($330 for 500ml, 53% alcohol; screw cap)
Moutai is a smallish city in Mao country, way out in Guìzhōu Shěng in south-west China: a generally impoverished upland plateau province of both humidity and drought.
The hills of Moutai developed a thriving network of specialist baiju distilleries over 2000 years. It must have been like the absinthe business in rural France, until the threat of a wowser revolution replaced thousands of village distillers with the absinthium-free products of the Pernod and Ricard families.
Run by triads after the Opium Wars, Guìzhōu had its doors opened when the Burma Railway arrived during World War II. Soon after, local Communists hoiked Mao into power, and nationalised these artisan employers by amalgamation into one factory which now trades as Kweichow Moutai Co Ltd.
Forget Pernod-Ricard: it’s small fry. This rural China outfit recently nudged the humungous Diageo aside to become the world’s most valuable liquor company, estimated by Fortune in January to have a market value of more than $A190 billion.
Billion. For reference, Australia exports about $A1 billion worth of wine into China, which includes Hong Kong.
Moutai – the dragon, the Flying Fairy – is made from sticky sorghum syrup and wheat, both grown locally. Maybe some rice. A confounding series of wild yeast ferments and nine distillations over two years produces a powerful spirit which then matures and cold-settles in big ceramic pots for three years. Every step of the harvest and manufacture is done according to local organic procedures and the cycles of the Moon.
I have smelled bits of this complex bouquet over vats of fermenting cheese, and yoghurts, and in breweries. Fermenting tofu. Fermenting rice. It’s heady and estery, with tropicals like plantain and carambola and slices of fresh Comice, Bosc and Rocha pear soaking in kirsch. Bilberry and the rhizomes, ginger and turmeric. It is confronting to the raw ocker nostril; to my bottle-scarred hooter it’s as clean as a whistle yet as complex and fascinating as China itself.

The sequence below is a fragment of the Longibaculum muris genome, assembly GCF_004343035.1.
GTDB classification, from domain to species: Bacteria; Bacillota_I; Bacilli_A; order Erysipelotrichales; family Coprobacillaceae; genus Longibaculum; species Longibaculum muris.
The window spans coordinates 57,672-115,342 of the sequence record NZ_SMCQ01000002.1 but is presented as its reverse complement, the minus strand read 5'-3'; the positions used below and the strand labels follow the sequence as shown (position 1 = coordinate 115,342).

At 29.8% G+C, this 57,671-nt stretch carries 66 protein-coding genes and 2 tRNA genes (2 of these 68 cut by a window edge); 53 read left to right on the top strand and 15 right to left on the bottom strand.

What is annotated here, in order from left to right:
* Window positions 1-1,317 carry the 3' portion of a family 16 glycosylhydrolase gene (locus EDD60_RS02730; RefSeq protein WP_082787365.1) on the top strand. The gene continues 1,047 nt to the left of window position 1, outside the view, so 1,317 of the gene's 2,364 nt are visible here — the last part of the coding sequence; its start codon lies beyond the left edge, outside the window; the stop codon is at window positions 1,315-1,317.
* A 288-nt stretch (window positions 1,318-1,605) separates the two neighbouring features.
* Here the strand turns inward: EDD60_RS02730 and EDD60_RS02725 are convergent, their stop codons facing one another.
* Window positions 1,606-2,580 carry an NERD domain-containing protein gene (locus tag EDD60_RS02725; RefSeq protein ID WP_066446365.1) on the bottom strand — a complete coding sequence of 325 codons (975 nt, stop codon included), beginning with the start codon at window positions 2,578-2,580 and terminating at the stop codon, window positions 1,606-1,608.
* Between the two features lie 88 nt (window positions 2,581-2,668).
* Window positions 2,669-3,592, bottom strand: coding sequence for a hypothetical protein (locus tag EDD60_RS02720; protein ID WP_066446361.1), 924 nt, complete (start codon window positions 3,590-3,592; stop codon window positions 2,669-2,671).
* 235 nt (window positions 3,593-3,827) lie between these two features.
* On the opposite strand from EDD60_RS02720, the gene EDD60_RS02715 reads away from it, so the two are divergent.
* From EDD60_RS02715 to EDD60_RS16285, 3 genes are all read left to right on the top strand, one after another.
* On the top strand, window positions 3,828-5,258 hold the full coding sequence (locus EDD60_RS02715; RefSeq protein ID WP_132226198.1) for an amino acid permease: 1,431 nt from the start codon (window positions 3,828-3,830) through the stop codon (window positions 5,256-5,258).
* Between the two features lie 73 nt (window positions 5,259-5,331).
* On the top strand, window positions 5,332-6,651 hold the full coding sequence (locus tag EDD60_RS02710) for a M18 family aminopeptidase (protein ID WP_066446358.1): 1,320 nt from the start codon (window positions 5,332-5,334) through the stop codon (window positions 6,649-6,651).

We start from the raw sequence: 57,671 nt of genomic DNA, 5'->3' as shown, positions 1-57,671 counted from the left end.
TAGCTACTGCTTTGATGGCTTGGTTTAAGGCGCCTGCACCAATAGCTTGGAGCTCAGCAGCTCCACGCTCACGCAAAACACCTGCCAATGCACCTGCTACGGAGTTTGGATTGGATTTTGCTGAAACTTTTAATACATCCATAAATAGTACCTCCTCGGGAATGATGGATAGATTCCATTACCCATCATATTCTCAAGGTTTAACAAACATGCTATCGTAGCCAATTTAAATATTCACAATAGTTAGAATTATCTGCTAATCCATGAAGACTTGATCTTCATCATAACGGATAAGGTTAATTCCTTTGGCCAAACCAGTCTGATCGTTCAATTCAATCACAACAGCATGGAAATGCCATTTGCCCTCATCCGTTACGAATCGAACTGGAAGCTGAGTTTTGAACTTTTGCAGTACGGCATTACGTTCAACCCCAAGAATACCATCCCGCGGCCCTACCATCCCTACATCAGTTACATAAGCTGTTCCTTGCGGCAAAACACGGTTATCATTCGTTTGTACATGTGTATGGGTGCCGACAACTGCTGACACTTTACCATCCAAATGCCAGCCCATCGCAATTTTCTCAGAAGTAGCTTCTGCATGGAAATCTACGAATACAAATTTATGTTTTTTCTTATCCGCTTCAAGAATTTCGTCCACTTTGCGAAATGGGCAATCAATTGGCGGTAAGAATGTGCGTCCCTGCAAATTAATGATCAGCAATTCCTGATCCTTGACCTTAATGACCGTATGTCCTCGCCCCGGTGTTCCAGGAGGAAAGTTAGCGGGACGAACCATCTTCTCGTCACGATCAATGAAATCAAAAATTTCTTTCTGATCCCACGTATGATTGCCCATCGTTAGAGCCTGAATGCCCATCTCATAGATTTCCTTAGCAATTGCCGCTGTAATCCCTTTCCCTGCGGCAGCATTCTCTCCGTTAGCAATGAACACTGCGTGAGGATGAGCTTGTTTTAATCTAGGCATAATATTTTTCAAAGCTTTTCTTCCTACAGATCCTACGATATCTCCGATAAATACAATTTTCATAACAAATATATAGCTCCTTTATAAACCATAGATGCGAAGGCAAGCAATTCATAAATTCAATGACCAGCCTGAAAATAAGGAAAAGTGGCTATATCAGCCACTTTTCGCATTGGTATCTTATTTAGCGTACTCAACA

When the official website advises “there are over 2000 types of microorganisms in the air in the town of Moutai”, you better believe them, and include a major margin for traditional Chinese modesty. Keep a bag of zeroes handy.
The region’s boundaries limit the annual production to around 60,000 tonnes. Like a Premier Grand Cru, the appellation is rigorously guarded.
More than any recent millennial revisiting of the amphorae of the past and the modernist western fad of so-called “natural” ethanol manufacture, this product proves you can be both natural and perfectly reliably clean at huge volumes.
Moutai is China’s official toasting fluid, and comes very much in handy as a government door-opener. Ninety-five per cent of is it consumed in China. Quickly. It sells out. I love it.
So, having been aromatically braced, then seduced, try your drink in the kisser. The texture is slightly winy-viscous, like a Fiano; the flavours ethereal, a little nutty like the distinctive benzaldehyde of good amaretto, but fleeting. It quickly dances away, leaving the vaulted olfactory halls vibrating with choral harmonics and a naughty miasma which tells you it’s due full respect in the voltage division but as the best things do, also dares you to do it again.
It’s like that sparky alerting click! when you first plug a Telecaster into a cranked Twin Reverb: it’s threatening, and tingly, but re-entry becomes increasingly blithe. Once you realise that, it’s too late: you’re done for. The mayor knows he’s got your investment, and goodness me, look at that: you still have eight officials queued up with their shot glasses loaded for toasts.
Just hum the Billy Joe Shaver couplet “The devil made me do it the first time, second time I done it on my own” and get on with it. Rock ’n’ roll.
Food? Well Chinese food, of course.
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